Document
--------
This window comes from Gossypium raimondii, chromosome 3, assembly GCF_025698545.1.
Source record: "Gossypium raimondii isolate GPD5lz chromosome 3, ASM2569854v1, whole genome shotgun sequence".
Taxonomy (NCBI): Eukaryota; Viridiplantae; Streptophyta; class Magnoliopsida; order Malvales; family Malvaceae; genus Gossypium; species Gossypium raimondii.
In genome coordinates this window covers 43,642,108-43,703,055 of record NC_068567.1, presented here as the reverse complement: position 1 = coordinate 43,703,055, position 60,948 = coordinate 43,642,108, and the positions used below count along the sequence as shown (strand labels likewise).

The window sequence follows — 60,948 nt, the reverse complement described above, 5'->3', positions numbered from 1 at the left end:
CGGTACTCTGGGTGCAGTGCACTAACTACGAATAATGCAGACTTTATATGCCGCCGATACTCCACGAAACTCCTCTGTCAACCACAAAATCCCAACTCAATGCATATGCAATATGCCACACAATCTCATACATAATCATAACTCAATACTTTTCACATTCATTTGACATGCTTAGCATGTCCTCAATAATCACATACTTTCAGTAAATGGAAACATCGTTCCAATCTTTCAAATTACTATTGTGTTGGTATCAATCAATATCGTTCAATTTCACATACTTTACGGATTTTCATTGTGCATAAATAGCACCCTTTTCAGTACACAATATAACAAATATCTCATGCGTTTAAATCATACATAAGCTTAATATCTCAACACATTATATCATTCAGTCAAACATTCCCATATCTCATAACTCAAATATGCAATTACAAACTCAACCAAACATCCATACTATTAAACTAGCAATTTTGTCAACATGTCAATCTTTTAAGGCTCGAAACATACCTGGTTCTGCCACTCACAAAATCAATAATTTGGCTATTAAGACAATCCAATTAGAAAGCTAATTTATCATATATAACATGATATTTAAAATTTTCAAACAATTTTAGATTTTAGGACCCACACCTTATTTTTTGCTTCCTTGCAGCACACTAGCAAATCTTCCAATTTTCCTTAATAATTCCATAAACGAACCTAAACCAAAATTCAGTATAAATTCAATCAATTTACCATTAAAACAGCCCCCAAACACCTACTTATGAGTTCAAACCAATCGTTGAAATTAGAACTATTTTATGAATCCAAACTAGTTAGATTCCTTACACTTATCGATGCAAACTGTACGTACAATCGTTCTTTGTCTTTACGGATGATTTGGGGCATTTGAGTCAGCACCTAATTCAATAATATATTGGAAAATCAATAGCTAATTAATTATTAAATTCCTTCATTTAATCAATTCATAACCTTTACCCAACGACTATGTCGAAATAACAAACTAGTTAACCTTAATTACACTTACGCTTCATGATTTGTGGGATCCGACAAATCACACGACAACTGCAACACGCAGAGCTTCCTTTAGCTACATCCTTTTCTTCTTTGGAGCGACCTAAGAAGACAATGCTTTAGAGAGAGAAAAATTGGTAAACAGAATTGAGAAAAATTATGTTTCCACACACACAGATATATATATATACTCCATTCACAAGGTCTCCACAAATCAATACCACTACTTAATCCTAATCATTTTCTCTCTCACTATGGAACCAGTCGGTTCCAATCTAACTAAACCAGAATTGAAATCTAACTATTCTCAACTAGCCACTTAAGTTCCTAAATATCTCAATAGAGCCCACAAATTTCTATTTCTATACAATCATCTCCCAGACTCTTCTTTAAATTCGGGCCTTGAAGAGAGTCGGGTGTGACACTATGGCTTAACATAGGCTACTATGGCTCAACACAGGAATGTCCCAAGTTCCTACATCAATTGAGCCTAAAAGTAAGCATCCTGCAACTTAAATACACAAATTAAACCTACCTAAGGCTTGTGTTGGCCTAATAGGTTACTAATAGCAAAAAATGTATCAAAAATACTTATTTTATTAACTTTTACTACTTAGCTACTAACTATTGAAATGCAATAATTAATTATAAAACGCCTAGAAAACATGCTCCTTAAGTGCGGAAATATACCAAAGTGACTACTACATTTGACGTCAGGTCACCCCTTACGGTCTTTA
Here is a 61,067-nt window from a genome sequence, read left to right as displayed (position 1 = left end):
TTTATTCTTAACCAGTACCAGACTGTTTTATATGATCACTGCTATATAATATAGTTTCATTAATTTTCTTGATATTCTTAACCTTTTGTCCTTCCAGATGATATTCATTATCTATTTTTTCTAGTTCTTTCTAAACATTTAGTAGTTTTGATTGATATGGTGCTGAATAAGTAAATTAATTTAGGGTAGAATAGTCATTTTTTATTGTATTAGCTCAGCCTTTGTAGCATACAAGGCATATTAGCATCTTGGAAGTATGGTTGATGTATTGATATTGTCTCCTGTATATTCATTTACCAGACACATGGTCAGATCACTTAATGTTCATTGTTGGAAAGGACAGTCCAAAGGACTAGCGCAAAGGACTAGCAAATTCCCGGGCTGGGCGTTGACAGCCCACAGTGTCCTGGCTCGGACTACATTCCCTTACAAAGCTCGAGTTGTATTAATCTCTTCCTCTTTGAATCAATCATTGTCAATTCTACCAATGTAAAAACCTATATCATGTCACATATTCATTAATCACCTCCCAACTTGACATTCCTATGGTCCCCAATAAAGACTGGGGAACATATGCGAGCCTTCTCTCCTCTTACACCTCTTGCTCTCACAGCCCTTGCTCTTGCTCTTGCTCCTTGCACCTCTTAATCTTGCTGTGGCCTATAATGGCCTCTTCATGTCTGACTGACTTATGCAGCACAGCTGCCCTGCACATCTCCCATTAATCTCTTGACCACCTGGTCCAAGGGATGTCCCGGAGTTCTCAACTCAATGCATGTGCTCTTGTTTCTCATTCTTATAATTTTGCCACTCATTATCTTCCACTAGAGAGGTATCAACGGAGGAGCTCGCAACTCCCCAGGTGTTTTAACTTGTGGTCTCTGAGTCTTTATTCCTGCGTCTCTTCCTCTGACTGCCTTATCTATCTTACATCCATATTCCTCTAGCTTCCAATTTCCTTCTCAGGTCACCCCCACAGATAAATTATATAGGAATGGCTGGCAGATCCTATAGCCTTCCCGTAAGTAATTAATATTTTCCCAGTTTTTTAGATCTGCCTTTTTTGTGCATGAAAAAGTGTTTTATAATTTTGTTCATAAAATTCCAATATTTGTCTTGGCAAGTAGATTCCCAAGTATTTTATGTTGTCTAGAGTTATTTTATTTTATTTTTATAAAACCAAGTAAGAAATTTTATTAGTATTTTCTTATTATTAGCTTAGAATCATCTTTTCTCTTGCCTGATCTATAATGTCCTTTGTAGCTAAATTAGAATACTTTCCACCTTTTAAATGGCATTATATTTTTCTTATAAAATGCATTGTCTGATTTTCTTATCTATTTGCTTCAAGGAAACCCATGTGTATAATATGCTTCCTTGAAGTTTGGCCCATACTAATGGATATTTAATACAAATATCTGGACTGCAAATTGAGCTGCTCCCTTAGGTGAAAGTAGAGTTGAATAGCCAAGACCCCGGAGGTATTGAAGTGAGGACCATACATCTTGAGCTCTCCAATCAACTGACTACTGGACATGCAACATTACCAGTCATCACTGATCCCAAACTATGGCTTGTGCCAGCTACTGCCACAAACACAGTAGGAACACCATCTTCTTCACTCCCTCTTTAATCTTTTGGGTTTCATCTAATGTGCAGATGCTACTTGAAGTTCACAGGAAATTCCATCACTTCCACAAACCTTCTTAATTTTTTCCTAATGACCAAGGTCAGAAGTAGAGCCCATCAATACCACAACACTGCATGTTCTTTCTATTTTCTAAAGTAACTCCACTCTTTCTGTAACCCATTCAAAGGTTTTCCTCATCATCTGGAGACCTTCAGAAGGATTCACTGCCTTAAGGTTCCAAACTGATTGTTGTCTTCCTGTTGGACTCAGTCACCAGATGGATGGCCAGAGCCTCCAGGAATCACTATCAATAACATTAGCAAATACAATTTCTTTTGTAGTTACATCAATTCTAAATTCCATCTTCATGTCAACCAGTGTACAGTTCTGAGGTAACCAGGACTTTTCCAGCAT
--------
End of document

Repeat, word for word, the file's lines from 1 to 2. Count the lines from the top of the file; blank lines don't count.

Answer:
This window comes from Gossypium raimondii, chromosome 3, assembly GCF_025698545.1.
Source record: "Gossypium raimondii isolate GPD5lz chromosome 3, ASM2569854v1, whole genome shotgun sequence".